THE CONCEITED APPLE-BRANCH by Hans Christian Andersen

apple tree blooms and blossoms

It was the month of May. The wind still blew cold; but from bush and tree, field and flower, came the welcome sound, “Spring is come.” Wild-flowers in profusion covered the hedges. Under the little apple-tree, Spring seemed busy, and told his tale from one of the branches which hung fresh and blooming, and covered with delicate pink blossoms that were just ready to open.

The branch well knew how beautiful it was; this knowledge exists as much in the leaf as in the blood; I was therefore not surprised when a nobleman’s carriage, in which sat the young countess, stopped in the road just by. She said that an apple-branch was a most lovely object, and an emblem of spring in its most charming aspect. Then the branch was broken off for her, and she held it in her delicate hand, and sheltered it with her silk parasol. Then they drove to the castle, in which were lofty halls and splendid drawing-rooms. Pure white curtains fluttered before the open windows, and beautiful flowers stood in shining, transparent vases; and in one of them, which looked as if it had been cut out of newly fallen snow, the apple-branch was placed, among some fresh, light twigs of beech. It was a charming sight. Then the branch became proud, which was very much like human nature.

People of every description entered the room, and, according to their position in society, so dared they to express their admiration. Some few said nothing, others expressed too much, and the apple-branch very soon got to understand that there was as much difference in the characters of human beings as in those of plants and flowers. Some are all for pomp and parade, others have a great deal to do to maintain their own importance, while the rest might be spared without much loss to society. So thought the apple-branch, as he stood before the open window, from which he could see out over gardens and fields, where there were flowers and plants enough for him to think and reflect upon; some rich and beautiful, some poor and humble indeed.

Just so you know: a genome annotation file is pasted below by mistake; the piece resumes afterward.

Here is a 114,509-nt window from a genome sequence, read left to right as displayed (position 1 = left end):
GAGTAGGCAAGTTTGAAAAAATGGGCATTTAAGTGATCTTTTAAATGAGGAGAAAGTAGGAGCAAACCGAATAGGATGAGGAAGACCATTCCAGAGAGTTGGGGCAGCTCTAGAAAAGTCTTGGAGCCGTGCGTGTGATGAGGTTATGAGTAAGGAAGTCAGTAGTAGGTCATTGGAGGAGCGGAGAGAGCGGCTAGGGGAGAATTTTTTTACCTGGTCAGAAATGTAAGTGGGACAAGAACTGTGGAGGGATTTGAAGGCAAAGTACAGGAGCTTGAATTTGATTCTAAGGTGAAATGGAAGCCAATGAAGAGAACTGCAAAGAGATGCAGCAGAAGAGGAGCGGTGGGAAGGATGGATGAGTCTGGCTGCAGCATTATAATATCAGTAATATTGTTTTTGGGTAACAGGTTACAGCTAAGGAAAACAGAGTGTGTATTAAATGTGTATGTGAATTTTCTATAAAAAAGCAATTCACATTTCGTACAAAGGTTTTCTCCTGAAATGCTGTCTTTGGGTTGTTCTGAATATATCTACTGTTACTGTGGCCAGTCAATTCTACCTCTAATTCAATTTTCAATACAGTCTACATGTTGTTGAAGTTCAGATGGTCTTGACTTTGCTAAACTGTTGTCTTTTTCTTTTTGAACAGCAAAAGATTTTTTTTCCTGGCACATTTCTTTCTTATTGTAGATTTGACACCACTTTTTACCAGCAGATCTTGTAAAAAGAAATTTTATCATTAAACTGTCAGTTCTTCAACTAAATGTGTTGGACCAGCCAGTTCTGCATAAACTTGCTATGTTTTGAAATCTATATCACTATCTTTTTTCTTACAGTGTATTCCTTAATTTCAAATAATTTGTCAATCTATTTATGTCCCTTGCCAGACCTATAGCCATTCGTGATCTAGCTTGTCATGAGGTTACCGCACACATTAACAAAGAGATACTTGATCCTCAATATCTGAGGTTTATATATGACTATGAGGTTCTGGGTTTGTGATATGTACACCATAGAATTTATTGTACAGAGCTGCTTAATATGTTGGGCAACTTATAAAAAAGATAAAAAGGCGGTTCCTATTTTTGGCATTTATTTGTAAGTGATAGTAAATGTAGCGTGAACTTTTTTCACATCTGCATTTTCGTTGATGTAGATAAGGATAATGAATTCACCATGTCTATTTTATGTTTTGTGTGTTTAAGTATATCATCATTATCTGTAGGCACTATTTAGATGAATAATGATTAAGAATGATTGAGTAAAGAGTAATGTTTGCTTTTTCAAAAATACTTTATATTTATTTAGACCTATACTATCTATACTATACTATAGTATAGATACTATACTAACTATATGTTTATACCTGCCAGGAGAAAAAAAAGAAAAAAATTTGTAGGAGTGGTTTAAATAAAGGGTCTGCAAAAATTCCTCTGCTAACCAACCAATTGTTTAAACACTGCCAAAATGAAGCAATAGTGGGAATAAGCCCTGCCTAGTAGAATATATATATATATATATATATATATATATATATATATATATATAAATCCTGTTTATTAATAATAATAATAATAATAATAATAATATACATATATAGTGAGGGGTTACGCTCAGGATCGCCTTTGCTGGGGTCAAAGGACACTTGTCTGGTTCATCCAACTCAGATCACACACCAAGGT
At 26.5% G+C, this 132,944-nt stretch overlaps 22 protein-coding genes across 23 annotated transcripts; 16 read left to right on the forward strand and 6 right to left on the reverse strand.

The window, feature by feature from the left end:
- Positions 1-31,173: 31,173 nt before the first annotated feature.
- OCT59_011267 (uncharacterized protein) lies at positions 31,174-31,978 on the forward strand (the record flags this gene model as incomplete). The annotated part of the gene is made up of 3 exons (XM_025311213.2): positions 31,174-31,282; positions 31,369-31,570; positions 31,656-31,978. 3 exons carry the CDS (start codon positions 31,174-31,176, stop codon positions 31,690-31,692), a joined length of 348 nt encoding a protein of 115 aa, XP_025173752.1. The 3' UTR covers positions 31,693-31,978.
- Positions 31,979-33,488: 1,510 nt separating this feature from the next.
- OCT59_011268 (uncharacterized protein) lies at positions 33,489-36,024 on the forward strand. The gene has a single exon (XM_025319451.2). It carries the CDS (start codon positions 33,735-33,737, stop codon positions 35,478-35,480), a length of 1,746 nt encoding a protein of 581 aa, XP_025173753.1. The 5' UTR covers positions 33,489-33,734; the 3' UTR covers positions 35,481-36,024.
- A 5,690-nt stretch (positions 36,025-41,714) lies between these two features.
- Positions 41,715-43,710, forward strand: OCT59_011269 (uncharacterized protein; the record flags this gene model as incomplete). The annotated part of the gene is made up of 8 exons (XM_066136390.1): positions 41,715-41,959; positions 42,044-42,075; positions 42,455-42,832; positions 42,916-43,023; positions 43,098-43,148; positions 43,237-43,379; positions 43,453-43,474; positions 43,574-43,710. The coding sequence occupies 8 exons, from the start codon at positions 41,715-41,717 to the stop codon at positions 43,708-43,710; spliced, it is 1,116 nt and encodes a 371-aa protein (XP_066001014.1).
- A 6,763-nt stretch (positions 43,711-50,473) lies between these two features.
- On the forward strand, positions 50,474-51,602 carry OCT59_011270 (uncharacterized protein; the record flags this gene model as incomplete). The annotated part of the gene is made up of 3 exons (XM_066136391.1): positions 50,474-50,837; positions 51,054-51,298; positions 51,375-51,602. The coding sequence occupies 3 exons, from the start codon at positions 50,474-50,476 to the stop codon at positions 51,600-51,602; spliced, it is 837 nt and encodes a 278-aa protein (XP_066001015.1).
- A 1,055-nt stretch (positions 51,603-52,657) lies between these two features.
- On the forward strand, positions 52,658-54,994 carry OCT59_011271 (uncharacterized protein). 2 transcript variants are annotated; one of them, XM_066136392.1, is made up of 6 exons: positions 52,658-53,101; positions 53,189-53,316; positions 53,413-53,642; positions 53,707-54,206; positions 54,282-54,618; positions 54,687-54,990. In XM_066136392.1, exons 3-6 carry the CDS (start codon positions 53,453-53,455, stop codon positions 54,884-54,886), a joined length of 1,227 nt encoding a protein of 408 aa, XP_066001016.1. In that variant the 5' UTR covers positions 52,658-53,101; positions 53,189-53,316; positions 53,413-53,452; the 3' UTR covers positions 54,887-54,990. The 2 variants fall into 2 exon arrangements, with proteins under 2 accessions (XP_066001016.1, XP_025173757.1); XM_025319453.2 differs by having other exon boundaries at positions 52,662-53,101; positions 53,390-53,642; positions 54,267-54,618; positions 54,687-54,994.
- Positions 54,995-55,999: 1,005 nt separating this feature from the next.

“Poor, despised herbs,” said the apple-branch; “there is really a difference between them and such as I am. How unhappy they must be, if they can feel as those in my position do! There is a difference indeed, and so there ought to be, or we should all be equals.”

And the apple-branch looked with a sort of pity upon them, especially on a certain little flower that is found in fields and in ditches. No one bound these flowers together in a nosegay; they were too common; they were even known to grow between the paving-stones, shooting up everywhere, like bad weeds; and they bore the very ugly name of “dog-flowers” or “dandelions.”

“Poor, despised plants,” said the apple-bough, “it is not your fault that you are so ugly, and that you have such an ugly name; but it is with plants as with men,—there must be a difference.”

“A difference!” cried the sunbeam, as he kissed the blooming apple-branch, and then kissed the yellow dandelion out in the fields. All were brothers, and the sunbeam kissed them—the poor flowers as well as the rich.

The apple-bough had never thought of the boundless love of God, which extends over all the works of creation, over everything which lives, and moves, and has its being in Him; he had never thought of the good and beautiful which are so often hidden, but can never remain forgotten by Him,—not only among the lower creation, but also among men. The sunbeam, the ray of light, knew better.

“You do not see very far, nor very clearly,” he said to the apple-branch. “Which is the despised plant you so specially pity?”

“The dandelion,” he replied. “No one ever places it in a nosegay; it is often trodden under foot, there are so many of them; and when they run to seed, they have flowers like wool, which fly away in little pieces over the roads, and cling to the dresses of the people. They are only weeds; but of course there must be weeds. O, I am really very thankful that I was not made like one of these flowers.”